The Senate Judiciary Committee took a surprise turn Friday and asked for the FBI to reopen its investigation of Judge Brett Kavanaugh. The committee had been expected to vote to send the nomination to the full Senate for a final vote.
Arizona Sen. Jeff Flake, a Republican, negotiated with Democrats about the delaying the vote by a week for further investigation "limited in time and scope." Flake's motion still sent the nomination to the Senate floor. Flake said he would ask the White House for the FBI probe.
However Sen. Lindsay Graham said the majority leader -- not the committee -- had the power to call up the nomination and the majority would not bound by the action. However Graham said that fifty votes were still needed to confirm Kavanaugh so a delay might be practical. "Somebody's got to explain this to Trump," Graham said. "I suppose that's my job."
However Flake said he would not be comfortable voting "yes" on the nomination without such action. Working with other undecided senators, that would be enough votes to stop the nomination. Alaska Sen. Lisa Murkowski was quoted on MSBNC saying that she supports Flake's call for a new investigation. That means Republicans do not have the votes to jam the nomination through.
Minnesota Sen. Amy Klobuchar said this was one senator standing up, and it represented an "important moment."
In the middle of the discussion about Flake's move, Judiciary Commitee Chairman Chuck Grassley suddenly adjourned the committee.
The Judiciary Committee vote took place along party lines, Republicans for Kavanaugh, and Democrats voting against. There will be a procedural vote in the Senate on Saturday and a final vote by Tuesday.
There are only a few members who have not said how they will vote, including Murkowski. The other members are Susan Collins, a Republican from Maine, and Democrats Joe Manchin, from West Virginia, and Heidi Heitkamp, North Dakota. All four of these members would have to vote in order to block the Kavanaugh nomination. (Vice President Mike Pence can break a 50-50 tie.)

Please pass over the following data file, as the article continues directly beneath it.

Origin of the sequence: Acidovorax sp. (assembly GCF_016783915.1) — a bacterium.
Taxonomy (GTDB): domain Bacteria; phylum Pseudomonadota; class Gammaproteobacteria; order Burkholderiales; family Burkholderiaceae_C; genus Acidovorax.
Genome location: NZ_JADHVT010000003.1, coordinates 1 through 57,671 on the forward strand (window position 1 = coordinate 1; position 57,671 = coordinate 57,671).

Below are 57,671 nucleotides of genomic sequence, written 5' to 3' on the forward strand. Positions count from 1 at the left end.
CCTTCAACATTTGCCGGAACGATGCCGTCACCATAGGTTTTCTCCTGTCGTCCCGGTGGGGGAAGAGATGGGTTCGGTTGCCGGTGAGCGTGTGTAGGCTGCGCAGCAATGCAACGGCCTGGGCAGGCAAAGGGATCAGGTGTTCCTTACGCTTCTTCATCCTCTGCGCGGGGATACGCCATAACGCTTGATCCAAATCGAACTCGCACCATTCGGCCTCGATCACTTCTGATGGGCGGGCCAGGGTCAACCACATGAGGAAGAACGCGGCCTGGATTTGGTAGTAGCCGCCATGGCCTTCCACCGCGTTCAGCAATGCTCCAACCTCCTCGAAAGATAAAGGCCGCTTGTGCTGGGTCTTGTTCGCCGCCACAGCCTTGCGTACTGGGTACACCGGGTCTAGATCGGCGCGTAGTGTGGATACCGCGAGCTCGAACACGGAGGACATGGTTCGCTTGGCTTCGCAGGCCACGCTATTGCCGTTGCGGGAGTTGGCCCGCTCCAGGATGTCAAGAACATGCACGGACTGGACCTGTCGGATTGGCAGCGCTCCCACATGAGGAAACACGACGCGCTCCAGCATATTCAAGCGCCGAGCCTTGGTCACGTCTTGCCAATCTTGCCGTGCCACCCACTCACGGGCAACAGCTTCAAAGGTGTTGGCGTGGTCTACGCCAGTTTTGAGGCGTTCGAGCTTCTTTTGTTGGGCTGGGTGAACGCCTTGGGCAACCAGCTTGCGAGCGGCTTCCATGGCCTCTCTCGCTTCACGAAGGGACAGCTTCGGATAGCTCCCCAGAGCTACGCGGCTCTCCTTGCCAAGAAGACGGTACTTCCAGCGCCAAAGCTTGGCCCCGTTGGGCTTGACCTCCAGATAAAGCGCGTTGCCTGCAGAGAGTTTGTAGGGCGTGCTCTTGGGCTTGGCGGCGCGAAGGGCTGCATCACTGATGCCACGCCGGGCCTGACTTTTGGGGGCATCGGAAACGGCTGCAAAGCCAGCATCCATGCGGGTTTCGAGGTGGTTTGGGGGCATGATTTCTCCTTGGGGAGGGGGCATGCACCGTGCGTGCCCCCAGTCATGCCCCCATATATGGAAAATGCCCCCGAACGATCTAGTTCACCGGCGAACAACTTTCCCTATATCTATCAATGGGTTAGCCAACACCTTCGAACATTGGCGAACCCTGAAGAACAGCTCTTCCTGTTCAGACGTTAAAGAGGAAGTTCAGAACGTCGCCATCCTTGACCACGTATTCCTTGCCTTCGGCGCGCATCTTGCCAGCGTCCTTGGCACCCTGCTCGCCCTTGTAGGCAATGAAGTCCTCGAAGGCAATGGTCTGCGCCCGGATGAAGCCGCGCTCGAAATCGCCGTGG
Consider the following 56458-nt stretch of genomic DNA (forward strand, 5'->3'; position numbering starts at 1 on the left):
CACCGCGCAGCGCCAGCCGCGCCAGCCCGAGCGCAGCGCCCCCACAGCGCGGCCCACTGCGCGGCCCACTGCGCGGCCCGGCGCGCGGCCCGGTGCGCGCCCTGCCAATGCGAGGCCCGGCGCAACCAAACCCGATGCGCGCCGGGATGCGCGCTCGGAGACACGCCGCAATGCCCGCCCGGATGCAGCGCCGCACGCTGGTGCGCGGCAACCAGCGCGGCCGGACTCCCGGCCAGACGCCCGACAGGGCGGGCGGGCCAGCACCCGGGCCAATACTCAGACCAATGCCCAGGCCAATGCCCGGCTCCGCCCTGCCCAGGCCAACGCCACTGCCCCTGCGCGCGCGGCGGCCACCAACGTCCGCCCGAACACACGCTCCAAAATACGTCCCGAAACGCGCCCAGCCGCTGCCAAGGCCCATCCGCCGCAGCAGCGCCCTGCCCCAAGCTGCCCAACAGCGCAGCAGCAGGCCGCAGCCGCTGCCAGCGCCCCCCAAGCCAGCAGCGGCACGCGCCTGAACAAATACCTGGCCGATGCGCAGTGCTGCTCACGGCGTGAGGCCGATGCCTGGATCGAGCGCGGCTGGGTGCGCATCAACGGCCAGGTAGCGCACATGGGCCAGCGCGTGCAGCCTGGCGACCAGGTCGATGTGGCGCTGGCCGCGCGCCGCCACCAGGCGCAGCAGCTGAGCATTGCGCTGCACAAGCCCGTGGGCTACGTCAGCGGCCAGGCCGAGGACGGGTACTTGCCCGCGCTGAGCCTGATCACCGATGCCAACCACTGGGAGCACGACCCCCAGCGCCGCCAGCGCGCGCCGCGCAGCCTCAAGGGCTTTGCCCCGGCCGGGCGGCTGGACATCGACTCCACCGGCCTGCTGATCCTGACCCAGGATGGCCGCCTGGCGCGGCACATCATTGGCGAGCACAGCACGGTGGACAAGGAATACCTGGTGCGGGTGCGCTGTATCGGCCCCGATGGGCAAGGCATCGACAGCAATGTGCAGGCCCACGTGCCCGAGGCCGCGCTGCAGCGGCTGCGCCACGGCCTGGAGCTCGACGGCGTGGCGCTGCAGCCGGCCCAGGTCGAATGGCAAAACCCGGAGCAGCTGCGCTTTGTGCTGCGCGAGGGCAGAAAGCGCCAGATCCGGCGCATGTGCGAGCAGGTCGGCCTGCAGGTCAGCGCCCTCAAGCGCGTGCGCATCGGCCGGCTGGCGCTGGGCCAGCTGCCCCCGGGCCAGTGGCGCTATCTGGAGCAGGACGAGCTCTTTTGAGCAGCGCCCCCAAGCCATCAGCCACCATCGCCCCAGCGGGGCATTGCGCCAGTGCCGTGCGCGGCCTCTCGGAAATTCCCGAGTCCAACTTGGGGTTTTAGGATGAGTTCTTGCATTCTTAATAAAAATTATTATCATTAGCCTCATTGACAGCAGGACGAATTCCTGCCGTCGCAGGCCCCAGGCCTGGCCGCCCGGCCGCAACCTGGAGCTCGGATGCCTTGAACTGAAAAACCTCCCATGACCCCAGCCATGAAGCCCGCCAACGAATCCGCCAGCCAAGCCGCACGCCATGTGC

Alaska Native groups have asked Murkowski to vote no because of Kavanaugh’s previous positions on Native Hawaiians and other federal Indian case law. Elizabeth Medicine Crow, president of First Alaskans Institute, posted on Facebook: “I love all of you standing up, loudly through your posts, or quietly making a vow to vote your values. Lisa Murkowski will listen. Alaskans and Alaska Natives say no to Brett Kavanaugh.”
On Thursday the Brookings Institute also raised the connection between Murkowski, Heitkamp, and sexual violence. “The Kavanaugh nomination has brought to the fore another issue, one that might not ordinarily motivate elected officials but disproportionately impacts Alaska Natives and Native Americans: the prevalence of sexual violence against women,” wrote Christine Stenglein and John Hudak for Brookings. “Native communities, hit hard by an epidemic of sexual violence, will watch their senators’ votes on the Kavanaugh nomination carefully.”
Brookings pointed out that Flake, now Arizona’s senior senator, represents a significant Native population.
“Another key swing vote is from across the aisle, Heidi Heitkamp, the Democratic senator from North Dakota. North Dakota has the nation’s 6th highest percentage of Native Americans (5.5 percent),” the Brookings authors said. “Sen. Heitkamp has teamed up with Sen. Murkowski to sponsor legislation dealing with sexual assault and issues relevant to Native communities. In addition, Heitkamp faces voters this fall and her political calculus around the Kavanaugh nomination will likely consider both the allegations against the judge and the epidemic of sexual violence in Native communities.
Murkowski has a practice of remaining silent on controversial votes until shortly before a vote is taken.